An Investor's Guide To Buying Exchange Traded Funds.
Article By : Patrick Mansfield | U.S. Consumer Finance
Exchange-Traded Funds (ETFs) have become popular over the past twenty years, leading to massive capital inflows for various ETF management companies, like Vanguard Funds and BlackRock Funds. In this article, we want to look at how an ETF works, rules for how ETFs function, and how ETFs are quite different from mutual funds.
What is an ETF?
An ETF is an investment that allows a purchaser to gain access to a wide variety of underlying assets by purchasing a single fund. While it may seem fairly similar to a traditional mutual fund at first glance, there are a couple of characteristics that make ETFs their entirely own animal.
ETFs trade like a stock on a national stock exchange (think--NASDAQ or NYSE). They have a ticker symbol and an investor can buy and sell ETFs at any point during the market period of 9:30 AM and 4 PM, as well as during pre-and post-market hours.
There are two types of ETFs: Index ETFs and Actively Managed ETFs. Index ETFs aim to track and reflect the performance of an underlying index like the S&P 500 or the Financials Select Sector Index which tracks banks, insurance companies, and the like. An Actively Managed ETF, on the other hand, issues a prospectus that details what types of investments it is trying to make and what kinds of returns it hopes to achieve.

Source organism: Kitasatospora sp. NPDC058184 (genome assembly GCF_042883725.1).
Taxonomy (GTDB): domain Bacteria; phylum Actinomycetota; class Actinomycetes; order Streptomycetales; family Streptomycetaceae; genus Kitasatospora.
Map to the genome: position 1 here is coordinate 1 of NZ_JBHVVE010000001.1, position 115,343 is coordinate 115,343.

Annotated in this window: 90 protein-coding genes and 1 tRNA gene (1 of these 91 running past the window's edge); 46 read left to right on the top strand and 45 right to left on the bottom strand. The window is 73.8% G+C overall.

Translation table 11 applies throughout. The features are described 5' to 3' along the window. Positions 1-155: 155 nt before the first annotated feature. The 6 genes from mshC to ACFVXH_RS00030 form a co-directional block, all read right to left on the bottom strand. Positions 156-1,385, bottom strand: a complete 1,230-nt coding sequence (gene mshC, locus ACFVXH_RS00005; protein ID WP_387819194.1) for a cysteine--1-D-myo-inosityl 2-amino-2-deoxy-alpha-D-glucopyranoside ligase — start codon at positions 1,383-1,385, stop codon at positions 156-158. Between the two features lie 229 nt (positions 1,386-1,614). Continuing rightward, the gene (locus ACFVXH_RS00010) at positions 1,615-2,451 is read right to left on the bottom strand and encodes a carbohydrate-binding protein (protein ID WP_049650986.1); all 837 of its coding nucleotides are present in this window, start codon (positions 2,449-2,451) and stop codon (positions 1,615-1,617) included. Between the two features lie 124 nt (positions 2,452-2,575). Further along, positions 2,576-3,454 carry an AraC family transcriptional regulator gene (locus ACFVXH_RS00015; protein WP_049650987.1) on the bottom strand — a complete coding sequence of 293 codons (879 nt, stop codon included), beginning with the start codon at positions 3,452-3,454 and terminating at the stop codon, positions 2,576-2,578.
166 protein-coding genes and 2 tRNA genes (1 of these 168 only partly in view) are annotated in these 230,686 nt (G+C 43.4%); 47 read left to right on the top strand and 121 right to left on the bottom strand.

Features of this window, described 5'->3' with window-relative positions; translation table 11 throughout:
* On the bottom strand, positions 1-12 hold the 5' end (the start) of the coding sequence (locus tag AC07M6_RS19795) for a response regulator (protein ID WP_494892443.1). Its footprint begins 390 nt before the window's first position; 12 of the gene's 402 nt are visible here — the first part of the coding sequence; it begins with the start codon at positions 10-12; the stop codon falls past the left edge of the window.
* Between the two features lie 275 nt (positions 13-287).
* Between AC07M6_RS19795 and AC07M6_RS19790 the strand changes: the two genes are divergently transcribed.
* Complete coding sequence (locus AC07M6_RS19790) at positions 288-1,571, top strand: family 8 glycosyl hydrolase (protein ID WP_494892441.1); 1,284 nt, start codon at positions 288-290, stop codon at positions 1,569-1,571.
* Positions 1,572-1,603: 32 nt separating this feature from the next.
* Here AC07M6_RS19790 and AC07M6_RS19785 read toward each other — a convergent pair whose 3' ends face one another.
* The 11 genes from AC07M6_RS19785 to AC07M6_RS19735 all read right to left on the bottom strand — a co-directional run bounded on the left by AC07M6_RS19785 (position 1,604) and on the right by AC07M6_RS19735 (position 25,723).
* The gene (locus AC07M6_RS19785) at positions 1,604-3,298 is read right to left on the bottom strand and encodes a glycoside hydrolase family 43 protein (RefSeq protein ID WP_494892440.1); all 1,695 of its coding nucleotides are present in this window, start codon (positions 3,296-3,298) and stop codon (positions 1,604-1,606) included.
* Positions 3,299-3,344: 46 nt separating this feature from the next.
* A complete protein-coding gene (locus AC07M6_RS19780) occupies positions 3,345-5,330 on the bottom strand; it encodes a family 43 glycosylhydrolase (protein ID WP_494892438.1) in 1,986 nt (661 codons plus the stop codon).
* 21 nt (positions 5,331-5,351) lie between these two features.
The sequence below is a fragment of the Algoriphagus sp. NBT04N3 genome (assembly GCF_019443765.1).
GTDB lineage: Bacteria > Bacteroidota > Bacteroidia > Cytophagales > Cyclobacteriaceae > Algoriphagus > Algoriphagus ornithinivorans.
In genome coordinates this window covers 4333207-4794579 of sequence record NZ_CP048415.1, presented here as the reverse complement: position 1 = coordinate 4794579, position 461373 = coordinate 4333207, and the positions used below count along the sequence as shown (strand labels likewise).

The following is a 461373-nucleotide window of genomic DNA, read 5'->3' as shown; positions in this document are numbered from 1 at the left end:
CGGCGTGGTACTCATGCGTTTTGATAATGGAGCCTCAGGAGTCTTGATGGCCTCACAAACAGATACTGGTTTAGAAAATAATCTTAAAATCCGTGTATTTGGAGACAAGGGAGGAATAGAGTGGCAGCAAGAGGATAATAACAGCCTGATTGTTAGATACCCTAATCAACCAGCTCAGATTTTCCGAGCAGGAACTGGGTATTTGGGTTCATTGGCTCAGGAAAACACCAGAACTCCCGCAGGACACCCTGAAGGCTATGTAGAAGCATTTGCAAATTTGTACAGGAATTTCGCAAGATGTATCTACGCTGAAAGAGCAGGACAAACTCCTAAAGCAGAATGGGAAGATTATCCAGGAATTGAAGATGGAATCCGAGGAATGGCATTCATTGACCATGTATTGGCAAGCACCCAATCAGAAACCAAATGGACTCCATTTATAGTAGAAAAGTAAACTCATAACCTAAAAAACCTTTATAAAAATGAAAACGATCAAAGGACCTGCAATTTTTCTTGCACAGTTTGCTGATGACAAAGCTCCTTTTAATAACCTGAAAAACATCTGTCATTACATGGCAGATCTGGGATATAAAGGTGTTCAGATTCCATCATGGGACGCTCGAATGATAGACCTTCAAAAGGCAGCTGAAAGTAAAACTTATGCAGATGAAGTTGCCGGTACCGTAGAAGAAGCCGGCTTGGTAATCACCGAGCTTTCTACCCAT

How is ETFs Priced?
When an ETF is originally issued, a set number of shares are issued as a part of the initial offering. Meanwhile, the ETF administrator purchases the assets that compose the ETF.
After that, the value of the underlying assets is calculated each day at market close. This value is divided by the total number of shares outstanding to create something called the Net Asset Value (NAV).
Essentially, the NAV is what the per-share price of the ETF should be based on the current value of the underlying assets. However, since ETFs are traded daily in the primary market and NAV is only updated once a day, it is rather frequent for the ETF's shares to trade at a discount or premium to NAV.
In some instances, the fund administrator may attempt to sell or redeem shares with institutions after the market's close in order to bring the fund's price closer to its true value of NAV, but this is a very infrequent practice, especially when compared to the trading volume that takes place on a daily basis on the secondary market.
Key Differences Between ETFs and Mutual Funds. Here are just a few of the ways that ETFs are very different from mutual funds:
ETFs experience changes in value throughout the day while mutual funds only have one change in price per day at the market close when NAV is calculated for the fund.
Unlike mutual funds, ETFs do not have required capital distributions meaning that ETFs can often be a more tax-effective investment than mutual funds which are required to pay out capital gains at least once a year.
ETFs typically have far less fund turnover than mutual funds for a variety of reasons. Since higher turnover results in high trading costs, many ETFs have far cheaper expense ratios than their mutual fund counterparts.
Taking these three points into account, it makes fairly good sense for why mutual funds have been experiencing high capital outflows over the past ten years while ETFs have experienced a massive surge in capital inflows. They are better for expenses, taxes, liquidity, and overall transparency, which means that every serious investor should consider ETFs as a part of their portfolio objectives.